Let’s face it, sports fans care about more than their team winning and losing. Athletics serve a major purpose in their lives, creating moments that they’ll look back on with nostalgic rose-colored glasses. This means that you need to consider how fans think of you when they’re not actively participating in the game, and also think beyond the pre and post-purchase moments and engage with them constantly. A lifelong fan isn’t watching every game live, or even on TV, but that doesn’t mean they’re not a fan.
To create and fortify that relationship is one of the hardest things someone working in athletics could do, which is why we want to help you think outside the box (or stadium) when it comes to interactions. Here are 4 ways to build strong relationships with fans when they’re not in your stadium:
Create Small Moments
The Portland Trail Blazers Twitter account has been named the best NBA social media account by Complex Magazine for two years in a row. Why? Because they’re constantly looking for ways to engage with their fans. According to Kris Koivisto, the Managing Editor of Team Content at the Portland Trail Blazers, the entire team is involved in creating social content. “During the middle of our improbable playoff run, I received a surprise email from Coach Stotts. Somehow a fan’s pipe dream tweet made its way to him, and, in between Games 2 and 3 against the Golden State Warriors, he took time out of his day to contact me and work out a way to make that fan’s dream come true.” By keeping an eye on what their fans were saying, the Trail Blazers were able to make someone’s day just by taking a few minutes out of their day. That fan’s day was made, and the rest of the world saw that the team cares about the people who care about them.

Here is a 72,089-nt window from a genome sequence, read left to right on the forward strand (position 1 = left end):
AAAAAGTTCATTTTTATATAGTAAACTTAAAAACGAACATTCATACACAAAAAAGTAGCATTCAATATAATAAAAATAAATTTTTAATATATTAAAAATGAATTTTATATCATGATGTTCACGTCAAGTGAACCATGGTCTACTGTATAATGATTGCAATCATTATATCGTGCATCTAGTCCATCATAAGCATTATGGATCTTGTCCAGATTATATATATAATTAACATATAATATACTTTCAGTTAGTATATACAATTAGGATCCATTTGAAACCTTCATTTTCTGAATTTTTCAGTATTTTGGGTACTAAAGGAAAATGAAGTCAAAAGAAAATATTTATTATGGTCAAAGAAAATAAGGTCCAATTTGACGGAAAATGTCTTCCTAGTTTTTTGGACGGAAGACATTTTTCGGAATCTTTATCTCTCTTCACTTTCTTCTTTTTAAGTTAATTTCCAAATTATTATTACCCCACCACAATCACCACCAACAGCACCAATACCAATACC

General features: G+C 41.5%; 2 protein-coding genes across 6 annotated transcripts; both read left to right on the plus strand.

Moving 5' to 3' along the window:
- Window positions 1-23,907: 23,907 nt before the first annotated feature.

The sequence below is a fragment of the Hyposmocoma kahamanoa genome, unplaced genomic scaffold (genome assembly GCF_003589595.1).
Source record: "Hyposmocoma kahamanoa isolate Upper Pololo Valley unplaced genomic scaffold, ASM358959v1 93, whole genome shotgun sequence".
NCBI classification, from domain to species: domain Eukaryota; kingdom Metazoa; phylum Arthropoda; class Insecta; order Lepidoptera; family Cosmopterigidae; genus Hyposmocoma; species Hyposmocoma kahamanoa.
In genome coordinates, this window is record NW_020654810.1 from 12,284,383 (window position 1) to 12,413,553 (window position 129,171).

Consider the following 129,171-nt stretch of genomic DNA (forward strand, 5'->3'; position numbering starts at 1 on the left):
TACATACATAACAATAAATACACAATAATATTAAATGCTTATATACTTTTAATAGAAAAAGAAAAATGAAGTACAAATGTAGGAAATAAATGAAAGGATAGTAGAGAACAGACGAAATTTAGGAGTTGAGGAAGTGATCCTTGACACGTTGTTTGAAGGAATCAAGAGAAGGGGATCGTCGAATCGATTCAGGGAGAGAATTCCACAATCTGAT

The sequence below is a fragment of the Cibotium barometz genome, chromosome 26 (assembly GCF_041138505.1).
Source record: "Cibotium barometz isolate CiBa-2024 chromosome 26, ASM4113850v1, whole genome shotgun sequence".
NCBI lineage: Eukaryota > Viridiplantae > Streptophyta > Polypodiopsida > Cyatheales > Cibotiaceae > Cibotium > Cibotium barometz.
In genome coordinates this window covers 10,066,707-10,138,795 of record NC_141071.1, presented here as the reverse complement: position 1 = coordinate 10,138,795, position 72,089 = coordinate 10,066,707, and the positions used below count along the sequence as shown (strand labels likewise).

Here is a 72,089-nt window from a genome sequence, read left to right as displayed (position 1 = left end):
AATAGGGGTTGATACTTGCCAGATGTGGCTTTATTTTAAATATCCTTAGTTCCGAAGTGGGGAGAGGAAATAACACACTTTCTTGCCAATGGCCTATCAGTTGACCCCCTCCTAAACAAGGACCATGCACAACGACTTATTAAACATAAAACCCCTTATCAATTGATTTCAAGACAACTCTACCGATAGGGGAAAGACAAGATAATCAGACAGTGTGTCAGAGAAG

Give Fans the Option to Go Above and Beyond
Giving fans access to items that are only available for certain games makes them feel like they’re a part of a special moment. Whether it’s a bobblehead giveaway or a t-shirt only made for the team’s playoff run, these moments become future bragging rights. By ensuring that the barriers to receiving this add-on offer are low, you make it easy for these moments to happen, and for fans to feel like they’re closer to their team. And by relying on well made or unique promotional products, you also ensure that your team’s presence sticks around the fan’s life for years to come.
Create Experiences Around Your Values
Vanderbilt’s associate athletics director Rod Williamson oversees marketing for the team, and he’s a firm believer in engaging with fans at all times. According to Williamson, having a coach go out to community events and meet the fans in person translates directly into those fans wanting to go see the coach at games. “You have a reason to want to go to the game — ‘I know that guy. I shook his hand. He took a picture with my kid.” By creating moments outside of the stadium that mirror your team’s values, you create an analogous experience that fans can carry into the event.
Embrace the FOMO
“The attitude of people of this generation is to build on experiences,” said Stuart Spears, the senior vice president and chief revenue officer for the Tennessee Titans. “The acronym is ‘FOMO’ — Fear Of Missing Out — and that’s what drives the decisions and choices that they make. It is a little diversion from how you would traditionally market to people of previous generations, but it’s a unique challenge for teams and one we’re excited to jump into.”
Embracing this fear means that you need to make your events so monumental, attending them is seen as a social currency. This is done by taking advantage of the four above points, and also getting creative with ways to promote the game. Do you make a custom Snapchat filter for the tailgate? Do you treat a select group of fans to a VIP experience? The decisions are yours to make, but by thinking of ways you can engage with fans when they aren’t in your stadium, you set yourself apart from the pack.